While specific pedagogical interventions and strategies are important, of urgent significance now is a coherent and encompassing view – an educational philosophy. 

The three dimensions of an educational philosophy of education originate in an understanding of child development and age appropriate curriculum. An understanding that is holistic and multi-dimensional. An understanding that cultivates social and self-responsibility.
1. Understand child development at different ages. 

  • Acquire rich, expansive understandings of the children we teach and the world in which they live. We need to embrace and elucidate the multi-dimensional nature of both ourselves and our world – body, mind, and spirit. Our education needs to address each with a pedagogy that is as rich and varied as our own nature, engaging all aspects of the student: head, heart, and hands. It should be an embodied learning that moves the soul and speaks to the highest spiritual ideals.To educate the whole human being requires teachers who teach out of their full humanity. We teach who we are as well as our subject matter. 

2. Teach the whole child. 

  • Cultivate all capacities in our students for knowing and creating. If we and the world have several aspects, we should not expect a single mode of exploration and understanding to be sufficient. Rather to each domain of nature and to each level of our own being, we should craft a nuanced means of inquiry suited to that realm. Specifically, of equal importance to the scientific method, which is so well-developed, we should recognize the crucial place of contemplative forms of inquiry. They lead from humility and a gentle engagement to a full and intimate participation in that which we would understand. As Goethe wrote, through a participatory epistemology we make ourselves “utterly identical with the object thereby becoming true theory.” He was pointing to the truth that we only genuinely understand that which we love. Such deep connections shape us, transform us so we become more insightful. “Every object, well-contemplated, opens a new organ in us,” said Goethe. Living patiently yet energetically with real questions allows time for the changes required in us that enable us to live our way into the answer, to paraphrase Rilke.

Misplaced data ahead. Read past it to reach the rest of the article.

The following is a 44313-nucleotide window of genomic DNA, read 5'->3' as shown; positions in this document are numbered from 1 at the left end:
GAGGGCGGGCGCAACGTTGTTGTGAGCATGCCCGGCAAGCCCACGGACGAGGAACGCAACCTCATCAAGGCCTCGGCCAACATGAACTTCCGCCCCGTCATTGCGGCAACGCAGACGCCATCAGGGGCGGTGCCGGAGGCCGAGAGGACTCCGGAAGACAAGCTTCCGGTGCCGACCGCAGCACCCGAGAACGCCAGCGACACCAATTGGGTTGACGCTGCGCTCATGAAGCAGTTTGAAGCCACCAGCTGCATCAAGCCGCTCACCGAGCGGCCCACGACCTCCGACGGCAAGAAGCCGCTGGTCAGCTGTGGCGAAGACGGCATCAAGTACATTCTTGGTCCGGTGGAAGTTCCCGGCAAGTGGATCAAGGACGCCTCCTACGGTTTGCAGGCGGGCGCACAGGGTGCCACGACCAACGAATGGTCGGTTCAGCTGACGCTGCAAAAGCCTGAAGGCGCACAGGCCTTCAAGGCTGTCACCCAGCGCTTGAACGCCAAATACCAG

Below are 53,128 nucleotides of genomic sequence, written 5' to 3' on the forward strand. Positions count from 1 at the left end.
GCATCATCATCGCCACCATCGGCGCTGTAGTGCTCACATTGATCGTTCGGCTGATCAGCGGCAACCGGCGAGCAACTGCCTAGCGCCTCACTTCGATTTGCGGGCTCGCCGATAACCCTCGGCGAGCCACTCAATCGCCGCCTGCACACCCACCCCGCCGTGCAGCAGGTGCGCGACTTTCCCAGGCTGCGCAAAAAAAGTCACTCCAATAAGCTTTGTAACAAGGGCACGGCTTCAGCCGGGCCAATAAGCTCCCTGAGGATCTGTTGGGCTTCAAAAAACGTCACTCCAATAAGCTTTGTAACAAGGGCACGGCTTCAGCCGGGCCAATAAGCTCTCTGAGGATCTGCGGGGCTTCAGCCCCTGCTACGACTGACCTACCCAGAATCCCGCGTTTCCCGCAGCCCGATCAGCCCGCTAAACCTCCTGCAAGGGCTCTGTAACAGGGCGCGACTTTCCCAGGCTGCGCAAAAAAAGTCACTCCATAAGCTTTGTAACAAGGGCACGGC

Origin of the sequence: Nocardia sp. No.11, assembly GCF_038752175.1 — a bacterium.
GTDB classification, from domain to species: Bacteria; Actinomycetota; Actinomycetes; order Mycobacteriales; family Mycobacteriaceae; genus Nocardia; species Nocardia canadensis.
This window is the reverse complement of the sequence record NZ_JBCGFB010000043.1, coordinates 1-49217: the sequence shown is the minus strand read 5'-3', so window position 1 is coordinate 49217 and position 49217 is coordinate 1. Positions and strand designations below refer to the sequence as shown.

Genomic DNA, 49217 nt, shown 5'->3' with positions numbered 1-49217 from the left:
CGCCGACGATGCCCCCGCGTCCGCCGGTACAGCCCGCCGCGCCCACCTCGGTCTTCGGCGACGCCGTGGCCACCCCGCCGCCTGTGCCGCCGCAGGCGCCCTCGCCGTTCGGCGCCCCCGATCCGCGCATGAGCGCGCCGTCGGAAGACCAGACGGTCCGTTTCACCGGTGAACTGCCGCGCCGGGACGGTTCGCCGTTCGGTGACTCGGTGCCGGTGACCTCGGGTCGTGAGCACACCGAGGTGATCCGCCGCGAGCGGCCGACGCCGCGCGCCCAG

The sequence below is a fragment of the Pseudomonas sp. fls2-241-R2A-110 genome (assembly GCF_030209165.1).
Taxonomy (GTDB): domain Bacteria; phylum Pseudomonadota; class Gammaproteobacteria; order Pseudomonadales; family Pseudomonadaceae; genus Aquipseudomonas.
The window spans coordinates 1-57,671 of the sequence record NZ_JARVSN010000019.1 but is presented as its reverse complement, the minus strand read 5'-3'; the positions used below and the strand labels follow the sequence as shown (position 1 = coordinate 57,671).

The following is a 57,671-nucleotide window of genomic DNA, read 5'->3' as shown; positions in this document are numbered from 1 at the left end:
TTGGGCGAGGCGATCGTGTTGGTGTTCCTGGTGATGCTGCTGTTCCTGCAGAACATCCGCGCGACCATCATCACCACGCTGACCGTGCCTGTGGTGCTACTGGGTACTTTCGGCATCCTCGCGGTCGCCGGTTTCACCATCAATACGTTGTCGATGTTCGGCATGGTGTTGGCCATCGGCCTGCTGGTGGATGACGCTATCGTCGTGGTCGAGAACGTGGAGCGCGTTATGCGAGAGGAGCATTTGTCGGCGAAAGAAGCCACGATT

3. Foster free will and social responsibility 

  • Foster values that balance individual freedom with an ethic of compassionate concern and social commitment. The third aspect of an adequate educational philosophy concerns the practice of life. With a full appreciation of body, mind, and spirit, and with multiple ways of knowing, we must contribute to society and the planet in ways that are of greatest benefit. As students become more self-aware and cosmopolitan, the strictures of their childhood fall away and the new basis for values is sometimes slow to appear. If we would shun a fundamentalist return to blind obedience to religious dictates or social customs, then we need to locate the source of a free ethical understanding and action. Here again a partial and reductive view of the human being can offer nothing, and we are left with a sophisticated but ultimately empty nihilism. However, the fuller view we advanced at the outset is one that embraces the body, mind, and spirit of our students, ourselves, and our world. This opens up the possibility for the ethical refinement of our moral sensibilities such that genuine moral insight becomes available to the individual. And yet, it also honors and serves human culture in all its diversity within a complex, contemporary global community. 

With this view of our full humanity, we can cultivate a knowing that becomes love, and an active, compassionate, and inclusive ethic that honors both individual and community. Our education can and should support such development.